Russell Sage Foundation

Sub-baccalaureate education accounts for most of the expansion in higher education over the last century. Nevertheless, relatively few studies have examined the related long-term financial benefits. Exploiting a rich dataset linking the Survey of Income and Program Participation and administrative earnings records, this study investigates these benefits over a person's early and mid-career and the heterogeneity of these patterns by field of study. We find substantial payoffs, net of an extensive set of demographic covariates and variables indicating high school courses taken. At the same time, we find considerable variation across degree types and fields of study. Several vocational diplomas, certificates, and associate degrees are associated with higher earnings than bachelor's degrees in social science, liberal arts, and education. Implications of these findings are discussed.


long-term earnings, community college, associate degree, vocational certificate, field of study

The financial payoffs associated with human capital investments in postsecondary education have received considerable attention in scholarly and policy arenas in recent decades (Davies and Guppy 1997; Hout 2012; Kim, Tamborini, and Sakamoto 2015; Oreopoulos and Petronijevic 2013; Sandefur and Park 2007; Tamborini, Kim, and Sakamoto 2015). To date, re-searchers have largely focused on degrees from bachelor's and graduate programs when estimating the labor market benefits associated with postsecondary education. An appreciably [End Page 64] smaller body of work has focused on sub-baccalaureate programs, such as associate degrees and vocational certificates (Belfield and Bailey 2011; Dougherty 1987; Gill and Leigh 2003; Grubb 1993; Jepsen, Troske, and Coomes 2014; Marcotte et al. 2005; Monk-Turner 1990).

Despite receiving less attention in empirical work, sub-baccalaureate education has expanded substantially over recent decades. In 1963, 740,000 students were in public two-year institutions, accounting for 24 percent of public higher education (Baum, Kurose, and Mc-Pherson 2013). As of 2013, more than seven million students were, representing around 40 percent of all postsecondary students and around half of public college education (Kena et al. 2015). This growth raises questions about the financial benefits associated with sub-baccalaureate education over a person's work life and the heterogeneity of these patterns by field of study.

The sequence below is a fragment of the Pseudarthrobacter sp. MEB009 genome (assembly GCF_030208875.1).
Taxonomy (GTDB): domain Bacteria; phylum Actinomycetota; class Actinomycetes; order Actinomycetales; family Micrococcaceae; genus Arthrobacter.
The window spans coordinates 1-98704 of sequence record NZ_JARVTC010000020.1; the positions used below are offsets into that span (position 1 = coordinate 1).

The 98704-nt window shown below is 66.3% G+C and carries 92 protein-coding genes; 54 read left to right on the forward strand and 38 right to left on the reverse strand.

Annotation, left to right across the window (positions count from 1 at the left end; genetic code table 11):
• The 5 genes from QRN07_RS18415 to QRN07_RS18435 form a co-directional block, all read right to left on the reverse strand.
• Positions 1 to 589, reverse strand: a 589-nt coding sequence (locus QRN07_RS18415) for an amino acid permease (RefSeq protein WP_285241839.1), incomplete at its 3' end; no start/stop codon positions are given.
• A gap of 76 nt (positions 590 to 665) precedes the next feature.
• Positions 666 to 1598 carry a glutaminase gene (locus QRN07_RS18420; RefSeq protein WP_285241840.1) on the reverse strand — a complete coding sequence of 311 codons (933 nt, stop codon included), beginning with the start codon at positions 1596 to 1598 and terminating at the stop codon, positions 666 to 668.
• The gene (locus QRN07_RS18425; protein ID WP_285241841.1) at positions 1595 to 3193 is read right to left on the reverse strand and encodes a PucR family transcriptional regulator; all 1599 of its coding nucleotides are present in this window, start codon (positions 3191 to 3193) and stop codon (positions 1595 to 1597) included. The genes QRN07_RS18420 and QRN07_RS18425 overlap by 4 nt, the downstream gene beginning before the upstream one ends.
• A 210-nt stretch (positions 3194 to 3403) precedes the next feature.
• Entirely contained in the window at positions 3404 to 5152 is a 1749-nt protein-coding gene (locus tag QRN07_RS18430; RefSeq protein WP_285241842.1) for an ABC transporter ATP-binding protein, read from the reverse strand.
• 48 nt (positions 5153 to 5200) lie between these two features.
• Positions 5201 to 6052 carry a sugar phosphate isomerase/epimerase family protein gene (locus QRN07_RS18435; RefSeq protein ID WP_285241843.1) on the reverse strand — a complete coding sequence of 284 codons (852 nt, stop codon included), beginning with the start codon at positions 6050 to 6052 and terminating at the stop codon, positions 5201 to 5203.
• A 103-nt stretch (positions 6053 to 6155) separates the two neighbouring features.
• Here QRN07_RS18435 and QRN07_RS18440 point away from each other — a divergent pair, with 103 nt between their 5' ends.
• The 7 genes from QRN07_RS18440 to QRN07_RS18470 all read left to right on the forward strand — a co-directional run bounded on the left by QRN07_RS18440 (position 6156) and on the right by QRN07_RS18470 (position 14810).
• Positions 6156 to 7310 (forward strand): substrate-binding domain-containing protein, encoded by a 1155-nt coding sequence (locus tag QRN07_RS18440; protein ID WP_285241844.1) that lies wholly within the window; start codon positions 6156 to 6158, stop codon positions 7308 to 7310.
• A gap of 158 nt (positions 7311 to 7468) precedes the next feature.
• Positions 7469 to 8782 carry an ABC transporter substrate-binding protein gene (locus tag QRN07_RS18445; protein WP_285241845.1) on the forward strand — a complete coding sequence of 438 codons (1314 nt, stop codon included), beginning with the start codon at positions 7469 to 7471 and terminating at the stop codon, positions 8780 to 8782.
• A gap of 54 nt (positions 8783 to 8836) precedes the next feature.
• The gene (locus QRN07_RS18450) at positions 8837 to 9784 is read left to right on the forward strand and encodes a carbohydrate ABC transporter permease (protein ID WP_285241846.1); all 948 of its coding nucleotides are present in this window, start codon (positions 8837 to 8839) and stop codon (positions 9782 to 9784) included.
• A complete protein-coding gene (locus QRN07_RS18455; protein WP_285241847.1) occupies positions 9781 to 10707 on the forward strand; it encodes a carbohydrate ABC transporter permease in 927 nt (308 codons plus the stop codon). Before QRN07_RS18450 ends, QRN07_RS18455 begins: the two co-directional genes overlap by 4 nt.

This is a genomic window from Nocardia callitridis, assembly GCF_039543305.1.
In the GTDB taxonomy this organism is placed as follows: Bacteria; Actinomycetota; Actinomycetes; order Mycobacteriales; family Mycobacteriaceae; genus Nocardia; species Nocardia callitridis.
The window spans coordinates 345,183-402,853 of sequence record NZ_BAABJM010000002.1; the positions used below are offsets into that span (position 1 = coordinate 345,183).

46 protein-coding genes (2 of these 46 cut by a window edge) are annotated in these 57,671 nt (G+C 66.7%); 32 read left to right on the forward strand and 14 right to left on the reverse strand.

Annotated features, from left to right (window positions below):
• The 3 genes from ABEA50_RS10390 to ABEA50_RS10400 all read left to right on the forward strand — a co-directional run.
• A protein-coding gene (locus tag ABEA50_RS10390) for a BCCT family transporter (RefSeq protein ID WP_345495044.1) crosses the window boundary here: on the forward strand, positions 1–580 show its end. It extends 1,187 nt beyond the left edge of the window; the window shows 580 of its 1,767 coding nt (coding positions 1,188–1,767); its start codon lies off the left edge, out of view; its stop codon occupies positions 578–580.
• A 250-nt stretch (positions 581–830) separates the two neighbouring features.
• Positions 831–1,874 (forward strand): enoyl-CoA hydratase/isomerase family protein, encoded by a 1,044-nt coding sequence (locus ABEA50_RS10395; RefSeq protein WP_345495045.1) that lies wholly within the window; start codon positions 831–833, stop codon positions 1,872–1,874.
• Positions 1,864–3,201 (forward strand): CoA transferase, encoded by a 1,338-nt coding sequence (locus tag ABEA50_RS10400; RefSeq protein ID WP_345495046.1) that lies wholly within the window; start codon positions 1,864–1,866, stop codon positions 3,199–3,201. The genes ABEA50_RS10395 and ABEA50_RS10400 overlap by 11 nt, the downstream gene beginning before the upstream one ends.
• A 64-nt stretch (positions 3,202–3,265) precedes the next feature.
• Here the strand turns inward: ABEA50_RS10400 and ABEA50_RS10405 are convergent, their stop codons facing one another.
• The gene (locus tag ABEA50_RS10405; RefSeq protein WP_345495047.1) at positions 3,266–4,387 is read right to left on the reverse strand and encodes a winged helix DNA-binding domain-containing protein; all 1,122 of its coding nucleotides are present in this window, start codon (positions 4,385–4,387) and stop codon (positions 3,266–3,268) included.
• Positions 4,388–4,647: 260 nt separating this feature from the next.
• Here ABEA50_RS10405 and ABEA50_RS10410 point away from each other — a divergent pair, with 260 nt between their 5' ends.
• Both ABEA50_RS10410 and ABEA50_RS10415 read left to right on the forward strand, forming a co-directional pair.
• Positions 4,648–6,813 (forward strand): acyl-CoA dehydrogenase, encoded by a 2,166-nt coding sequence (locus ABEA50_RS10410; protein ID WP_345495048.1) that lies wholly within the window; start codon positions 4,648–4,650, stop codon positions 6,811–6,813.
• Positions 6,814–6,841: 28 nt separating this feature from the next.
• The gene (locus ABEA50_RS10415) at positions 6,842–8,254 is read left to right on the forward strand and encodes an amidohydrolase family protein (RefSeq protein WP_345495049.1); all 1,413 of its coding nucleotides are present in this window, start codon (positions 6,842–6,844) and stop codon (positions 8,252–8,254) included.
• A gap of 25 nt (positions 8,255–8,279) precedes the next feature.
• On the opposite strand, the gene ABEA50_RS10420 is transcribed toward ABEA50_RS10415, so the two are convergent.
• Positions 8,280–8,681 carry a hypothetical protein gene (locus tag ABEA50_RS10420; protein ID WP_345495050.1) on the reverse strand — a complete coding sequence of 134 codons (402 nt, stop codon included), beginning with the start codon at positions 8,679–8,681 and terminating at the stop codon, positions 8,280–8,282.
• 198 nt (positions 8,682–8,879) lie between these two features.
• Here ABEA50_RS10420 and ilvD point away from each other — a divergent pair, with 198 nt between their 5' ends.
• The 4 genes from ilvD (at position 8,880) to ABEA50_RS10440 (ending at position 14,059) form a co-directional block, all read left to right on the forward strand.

Systematic study of the financial payoffs associated with sub-baccalaureate education, particularly over the long run, has been hampered by a number of factors. One central factor is a lack of suitable data, particularly on fields of study. This is unfortunate given the vast diversity of programs and credentials at the sub-baccalaureate level, which are related with heterogeneous labor market outcomes (Grubb 1997; Jepsen, Troske, and Coomes 2014).

In this study, we investigate the long-term financial benefits associated with sub-baccalaureate degrees and certificates in the United States. To do so, we use nationally representative data that matches respondents from the 2004 and 2008 Survey of Income and Program Participation (SIPP) to restricted-use administrative files containing their longitudinal earnings from tax records. Specifically, the linked tax data allow us to follow the annual earnings of men and women finishing high school during the period between 1972 and 1993, for up to twenty years after graduation (on the advantage of the survey and administrative records linked data, see Grusky et al. 2019). In turn, SIPP's educational history module permits us to disaggregate between associate degree, vocational-technical diploma or certificate, and more important, by fields of study at the sub-baccalaureate level.